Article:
In planning its Business Continuity Management System (BCMS) the organization must determine the risks and opportunities that it needs to address in order to ensure this managment system achieves its inteded results and to achieve continual improvement. Some examples of risks that can be considered: human resources related risks (e.g. lack of sufficient personnel, key employees leaving the organization); risks related to legal and regulatory requirements (e.g. frequent changes to relevant legislation) or risks related to the economic environment (e.g. difficult access to financing; lack of cashflow. Opportunities can refer to aspects like: obtaining the certification to ISO 22301 (that could help the organization gain more corporate clients) or participation in projects or organizations, for exammple. The organization is required to establish and document business continuity objectives along with who will be responsible for achieving the objectives, what will be done, what resources are needed or when the objectives shall be completed. Obviously the achievement of business continuity objectives shall be monitored.
Resources required for the implementation, maintenance and improvement of the Business Continuity Management System (BCMS) must be available. The organization is required to determine the competence needed for persons doing work under its control and ensure the persons are competent in terms of education, experience and training. As needed the company must act to ensure relevant personnel acquire needed competence. This can include: the provision of training and mentoring, recruiting of competent personnel or changing positions of employees to suit competence requirements. People doing work under the organization’s control should be aware of the provisions in the continuity policy, their contribution to this management system, their role during disruptive incidents and the consequences of not complying with requirements. Communication is key for business continuity and the organization needs to ensure that its communication processes (internal and external) are effective. The BCMS must be supported by documented information (e.g. manuals, procedures, policies, instructions, plans, etc). The documentation must be controlled in terms of its distribution, versioning, retention and disposition, retrieval and use, preservation of legibility and prevention of unintended use of obsolete documents.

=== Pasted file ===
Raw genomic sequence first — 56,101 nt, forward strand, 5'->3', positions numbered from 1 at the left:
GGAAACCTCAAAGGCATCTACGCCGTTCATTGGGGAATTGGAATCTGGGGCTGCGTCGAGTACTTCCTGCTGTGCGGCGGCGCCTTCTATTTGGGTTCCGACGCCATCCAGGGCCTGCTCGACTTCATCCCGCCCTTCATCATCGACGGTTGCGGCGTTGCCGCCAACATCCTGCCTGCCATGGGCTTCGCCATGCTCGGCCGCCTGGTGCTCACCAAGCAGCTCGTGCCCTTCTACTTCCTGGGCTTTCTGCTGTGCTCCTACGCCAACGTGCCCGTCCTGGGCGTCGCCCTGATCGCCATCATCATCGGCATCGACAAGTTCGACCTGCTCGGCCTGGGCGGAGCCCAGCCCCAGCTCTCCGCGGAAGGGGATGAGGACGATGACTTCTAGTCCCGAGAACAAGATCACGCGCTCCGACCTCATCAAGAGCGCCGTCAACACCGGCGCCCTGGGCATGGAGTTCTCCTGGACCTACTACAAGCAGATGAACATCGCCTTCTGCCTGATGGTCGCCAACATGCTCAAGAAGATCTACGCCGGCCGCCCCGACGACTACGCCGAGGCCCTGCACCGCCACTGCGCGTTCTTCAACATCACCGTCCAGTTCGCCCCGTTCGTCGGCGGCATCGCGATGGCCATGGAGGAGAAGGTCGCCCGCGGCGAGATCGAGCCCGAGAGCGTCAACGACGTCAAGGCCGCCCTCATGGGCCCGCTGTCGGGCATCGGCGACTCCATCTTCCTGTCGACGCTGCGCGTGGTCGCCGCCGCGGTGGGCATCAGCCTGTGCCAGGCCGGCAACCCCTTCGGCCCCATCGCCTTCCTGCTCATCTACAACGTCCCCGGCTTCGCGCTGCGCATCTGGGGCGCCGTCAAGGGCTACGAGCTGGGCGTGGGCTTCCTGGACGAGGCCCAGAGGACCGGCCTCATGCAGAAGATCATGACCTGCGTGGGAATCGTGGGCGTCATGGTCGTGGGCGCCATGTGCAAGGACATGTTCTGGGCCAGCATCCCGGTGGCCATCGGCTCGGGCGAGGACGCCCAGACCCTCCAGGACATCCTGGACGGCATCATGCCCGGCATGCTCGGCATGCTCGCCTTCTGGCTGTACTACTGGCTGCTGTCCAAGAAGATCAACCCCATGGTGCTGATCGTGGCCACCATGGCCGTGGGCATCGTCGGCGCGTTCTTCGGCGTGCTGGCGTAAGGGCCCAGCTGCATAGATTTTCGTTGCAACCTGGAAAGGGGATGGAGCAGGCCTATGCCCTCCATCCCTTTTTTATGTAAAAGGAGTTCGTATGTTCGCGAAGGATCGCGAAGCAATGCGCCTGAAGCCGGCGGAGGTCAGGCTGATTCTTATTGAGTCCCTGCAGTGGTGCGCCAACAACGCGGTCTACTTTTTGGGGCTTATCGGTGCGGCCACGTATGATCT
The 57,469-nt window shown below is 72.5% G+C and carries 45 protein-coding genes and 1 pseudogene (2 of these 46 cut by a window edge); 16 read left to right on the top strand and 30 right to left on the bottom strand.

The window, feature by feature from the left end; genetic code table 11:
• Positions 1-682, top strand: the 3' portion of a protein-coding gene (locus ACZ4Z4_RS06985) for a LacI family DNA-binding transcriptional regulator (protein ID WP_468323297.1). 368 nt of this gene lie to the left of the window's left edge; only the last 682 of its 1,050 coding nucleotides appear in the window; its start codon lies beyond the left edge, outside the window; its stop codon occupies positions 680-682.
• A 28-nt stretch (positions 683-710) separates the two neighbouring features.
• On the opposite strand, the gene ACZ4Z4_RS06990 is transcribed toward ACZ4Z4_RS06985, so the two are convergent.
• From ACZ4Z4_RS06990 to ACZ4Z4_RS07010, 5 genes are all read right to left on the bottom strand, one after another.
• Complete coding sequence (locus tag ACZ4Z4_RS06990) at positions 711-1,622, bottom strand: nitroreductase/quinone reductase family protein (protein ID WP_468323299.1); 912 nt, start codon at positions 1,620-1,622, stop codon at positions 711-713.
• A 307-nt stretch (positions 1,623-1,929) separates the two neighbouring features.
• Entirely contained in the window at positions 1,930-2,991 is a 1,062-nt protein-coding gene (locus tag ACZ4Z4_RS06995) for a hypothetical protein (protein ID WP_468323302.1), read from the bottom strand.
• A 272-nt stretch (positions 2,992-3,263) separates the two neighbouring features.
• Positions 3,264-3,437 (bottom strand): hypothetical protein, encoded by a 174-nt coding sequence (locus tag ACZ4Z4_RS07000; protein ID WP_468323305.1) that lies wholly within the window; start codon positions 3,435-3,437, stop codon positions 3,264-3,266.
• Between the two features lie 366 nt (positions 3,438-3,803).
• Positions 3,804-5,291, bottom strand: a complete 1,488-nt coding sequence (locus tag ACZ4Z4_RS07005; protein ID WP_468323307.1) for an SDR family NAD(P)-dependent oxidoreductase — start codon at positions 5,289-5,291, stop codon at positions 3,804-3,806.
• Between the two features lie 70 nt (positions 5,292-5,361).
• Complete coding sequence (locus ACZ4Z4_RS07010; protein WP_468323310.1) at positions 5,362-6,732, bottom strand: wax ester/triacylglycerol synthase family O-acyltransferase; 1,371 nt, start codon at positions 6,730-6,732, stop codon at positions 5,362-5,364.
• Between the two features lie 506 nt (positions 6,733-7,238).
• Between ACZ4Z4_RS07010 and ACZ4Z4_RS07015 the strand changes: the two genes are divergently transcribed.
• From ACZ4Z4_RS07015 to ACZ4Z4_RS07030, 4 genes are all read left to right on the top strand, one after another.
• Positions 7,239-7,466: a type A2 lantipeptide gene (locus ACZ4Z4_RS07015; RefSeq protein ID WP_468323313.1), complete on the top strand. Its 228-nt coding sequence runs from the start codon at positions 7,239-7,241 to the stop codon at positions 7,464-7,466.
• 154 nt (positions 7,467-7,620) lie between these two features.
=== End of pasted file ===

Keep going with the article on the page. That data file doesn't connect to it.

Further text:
ISO 22301 requires the organization to develop a process for business impact analysis. This process shall include: the identification of activities that support the provision of key products and services; evaluating the impact of not being able to perform such activities (and here the organization can use metrics like the Maximum Tolerable Period of Disruption and Recovery Time Objectives) and setting timeframes for resuming those activities at a minimum acceptable level (setting MBCOs – Minimum Business Continuity Objectives). A formal risk assessment is required to identify, analyze, evaluate the risk of disruptive events and act to treat identified risks. Two important aspect to take into consideration in the risk assessment are: Single Points of Failure and possible events or crises outside the boundaries of the organization that can have an influence. Based on the results of the business impact analysis and the risk assessment the organization shall develop its business continuity strategy. This should include an identification of the resources required for business continuity (people, infrastructure, information, transportation, finance, partners, suppliers, etc); proactive measures to address identified risks; business continuity procedures; the appointment of an emergency team (incident response structure); development of warning and communication procedures and business continuity plans (BCPs). To ensure that business continuity arrangements will work when needed the organization must test periodically its procedures and improve them as needed.
ISO 22301 asks that the organization evaluates its business continuity performance and the effectiveness of its BCMS. If and when adverse effects or trends are identified the organization shall act before a nonconformity occurs. At planned intervals the organization shall perform internal audits of its Business Continuity Management System to ensure it is effectively implemented and maintained. Top management is required to review periodically the business continuity management system to ensure it continues to be suitable, adequate and effective.
When nonconformities are identified the organization must act to correct the nonconformities and deal with the consequences. The standard requires to identify the root cause of nonconformities and implement corrective actions so that they won’t happen again. Lastly, the standard asks that the organization to improve continually the suitability, adequacy and effectiveness of its Business Continuity Management System.